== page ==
Secure Shell, SOA Suite 12c

SSH Tunnel to access a remote server

Recently we started developing an SOA integration with SAP. The problem we were facing was that the servers where the Web Services from SAP were exposed, were only accesible from the machines where the SOA Suite was installed, but not from our local machines. Although we had access to the SOA servers from our computers, running a test was impossible to achieve:

failed-remote-server-access

At some point the validation/testing process became really tedious and complicated. That was when we thought about doing an SSH Tunnel. It would basically allow us to access the remote server (SAP) from our local machines through a “tunnel” and then be able to open the WSDL definitions on our browsers, directly test them on SoapUI, or whatever we might needed to do.

ssh-tunneling

The “easiest” way to do this, is with existing software like MobaXterm for Windows, or SSH Tunnel Manager for Mac. We only need to enter the required parameters and they will do it for us.

MobaXterm

mobaxterm-ssh-tunnel-config

SSH Tunnel Manager

ssh-tunnel-manager-config

 

In both cases the information to be completed is pretty straightforward, and that’s what makes it so simple. Once the connection is established, we would be able to get access.

The other way to do it is through a terminal. This is basically an ssh command, with a few more parameters to set. On windows it can be done from a local MobaXterm tab, or the Linux Bash Shell added on the Windows 10’s Anniversary Update, and from the regular terminal on OS X o Linux. The structure of the command would be something like the following:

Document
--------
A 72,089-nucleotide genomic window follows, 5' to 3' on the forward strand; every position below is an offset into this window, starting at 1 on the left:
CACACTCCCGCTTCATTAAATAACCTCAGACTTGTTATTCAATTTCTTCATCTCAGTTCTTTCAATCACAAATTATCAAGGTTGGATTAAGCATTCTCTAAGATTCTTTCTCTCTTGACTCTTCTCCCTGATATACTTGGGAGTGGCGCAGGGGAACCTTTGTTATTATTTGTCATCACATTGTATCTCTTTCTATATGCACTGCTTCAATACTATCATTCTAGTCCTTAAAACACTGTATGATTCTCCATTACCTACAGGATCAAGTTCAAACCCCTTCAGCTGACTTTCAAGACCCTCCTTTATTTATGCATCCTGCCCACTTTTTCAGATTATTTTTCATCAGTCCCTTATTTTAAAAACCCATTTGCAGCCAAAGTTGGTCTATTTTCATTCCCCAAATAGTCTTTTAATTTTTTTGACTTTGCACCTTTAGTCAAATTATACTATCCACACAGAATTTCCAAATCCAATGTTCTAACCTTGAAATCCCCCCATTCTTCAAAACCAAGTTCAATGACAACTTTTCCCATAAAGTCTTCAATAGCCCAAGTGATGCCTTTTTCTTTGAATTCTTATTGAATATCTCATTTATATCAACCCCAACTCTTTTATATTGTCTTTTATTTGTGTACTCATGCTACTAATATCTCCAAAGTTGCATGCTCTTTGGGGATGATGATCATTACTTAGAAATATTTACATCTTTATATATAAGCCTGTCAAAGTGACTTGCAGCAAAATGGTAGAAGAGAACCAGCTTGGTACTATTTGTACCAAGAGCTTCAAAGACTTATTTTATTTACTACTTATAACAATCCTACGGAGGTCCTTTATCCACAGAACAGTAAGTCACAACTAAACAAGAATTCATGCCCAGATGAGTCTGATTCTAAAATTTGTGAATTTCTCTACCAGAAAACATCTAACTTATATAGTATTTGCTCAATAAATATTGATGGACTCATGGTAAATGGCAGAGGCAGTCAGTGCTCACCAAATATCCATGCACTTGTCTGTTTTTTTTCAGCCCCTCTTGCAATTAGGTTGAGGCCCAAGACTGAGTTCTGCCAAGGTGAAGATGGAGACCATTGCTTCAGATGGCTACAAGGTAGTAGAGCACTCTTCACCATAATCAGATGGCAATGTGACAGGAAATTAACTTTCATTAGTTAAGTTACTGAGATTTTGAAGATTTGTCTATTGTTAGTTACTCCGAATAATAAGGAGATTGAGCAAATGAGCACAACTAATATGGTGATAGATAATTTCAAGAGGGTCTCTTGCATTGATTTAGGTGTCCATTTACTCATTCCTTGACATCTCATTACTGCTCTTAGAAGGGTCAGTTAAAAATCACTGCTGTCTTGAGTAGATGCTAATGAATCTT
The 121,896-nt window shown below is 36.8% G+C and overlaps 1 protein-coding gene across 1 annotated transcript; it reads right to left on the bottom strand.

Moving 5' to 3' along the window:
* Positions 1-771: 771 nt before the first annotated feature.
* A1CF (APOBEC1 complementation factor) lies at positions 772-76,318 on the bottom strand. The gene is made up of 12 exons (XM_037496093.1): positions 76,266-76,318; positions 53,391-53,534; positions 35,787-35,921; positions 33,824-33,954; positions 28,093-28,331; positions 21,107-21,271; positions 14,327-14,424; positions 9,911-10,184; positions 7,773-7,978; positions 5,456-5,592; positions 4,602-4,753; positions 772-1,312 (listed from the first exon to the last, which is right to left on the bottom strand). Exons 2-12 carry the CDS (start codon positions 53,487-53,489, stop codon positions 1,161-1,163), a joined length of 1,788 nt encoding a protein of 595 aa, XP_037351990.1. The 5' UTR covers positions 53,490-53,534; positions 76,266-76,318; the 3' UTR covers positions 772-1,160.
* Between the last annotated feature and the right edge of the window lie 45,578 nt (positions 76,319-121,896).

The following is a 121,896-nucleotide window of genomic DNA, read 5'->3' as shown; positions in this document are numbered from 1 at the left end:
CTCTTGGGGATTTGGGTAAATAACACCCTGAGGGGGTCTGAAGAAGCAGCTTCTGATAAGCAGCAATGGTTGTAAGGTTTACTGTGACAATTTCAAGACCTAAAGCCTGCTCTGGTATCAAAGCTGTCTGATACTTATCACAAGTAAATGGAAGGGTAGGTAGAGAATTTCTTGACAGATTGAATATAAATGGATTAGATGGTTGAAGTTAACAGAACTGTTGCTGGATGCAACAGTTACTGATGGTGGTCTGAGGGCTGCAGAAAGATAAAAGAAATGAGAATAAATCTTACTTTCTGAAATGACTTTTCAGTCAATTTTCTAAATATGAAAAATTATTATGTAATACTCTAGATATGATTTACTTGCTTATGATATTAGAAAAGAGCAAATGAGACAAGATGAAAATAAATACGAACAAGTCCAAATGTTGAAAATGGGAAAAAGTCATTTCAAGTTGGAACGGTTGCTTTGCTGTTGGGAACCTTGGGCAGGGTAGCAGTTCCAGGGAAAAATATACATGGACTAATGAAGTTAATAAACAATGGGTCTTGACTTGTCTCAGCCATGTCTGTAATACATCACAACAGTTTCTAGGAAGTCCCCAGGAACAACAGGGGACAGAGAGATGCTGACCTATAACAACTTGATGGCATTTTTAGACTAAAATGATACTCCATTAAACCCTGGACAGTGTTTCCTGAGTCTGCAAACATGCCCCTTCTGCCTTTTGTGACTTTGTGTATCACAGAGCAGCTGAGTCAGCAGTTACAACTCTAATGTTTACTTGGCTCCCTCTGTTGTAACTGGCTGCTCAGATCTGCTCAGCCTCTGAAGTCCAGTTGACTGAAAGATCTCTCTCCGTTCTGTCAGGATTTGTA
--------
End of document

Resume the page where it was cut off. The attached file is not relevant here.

ssh -N -p [ssh-server-port] [user-login]@[ssh-server-host] -L [local-port]:[remote-server-host]:[remote-server-port]

Replacing the text in the brackets with our actual values, it would look like this:

ssh -N -p 22 oracle@192.168.35.200 -L 10500:172.19.132.34:50000

Where:

-N     Do not execute a remote command. Commonly used for port forwarding.

-p     Port to connect to on the ssh server.

-L     Specifies that the given port on the local (client) host is to be forwarded to the given host and port on the remote side.

In my case, I’m on OS X, so the way for me to run was on terminal.

ssh-tunnel-with-terminal

We would be asked for the ssh server password, and once it’s on, it would hang in there until we manually kill the process.

In any of the cases, once the connection is established, we would be able to access the remote server (172.x.x.x:50000) from our local browser through localhost and the port specified (10500):

remote-server-access-explorer-ssh-tunnel

Running a test on SoapUI was possible too:

remote-server-test-soap-ui-ssh-tunnel

This actually saved us a lot of time and made things a whole lot easier. Hope it does for you too.

Standard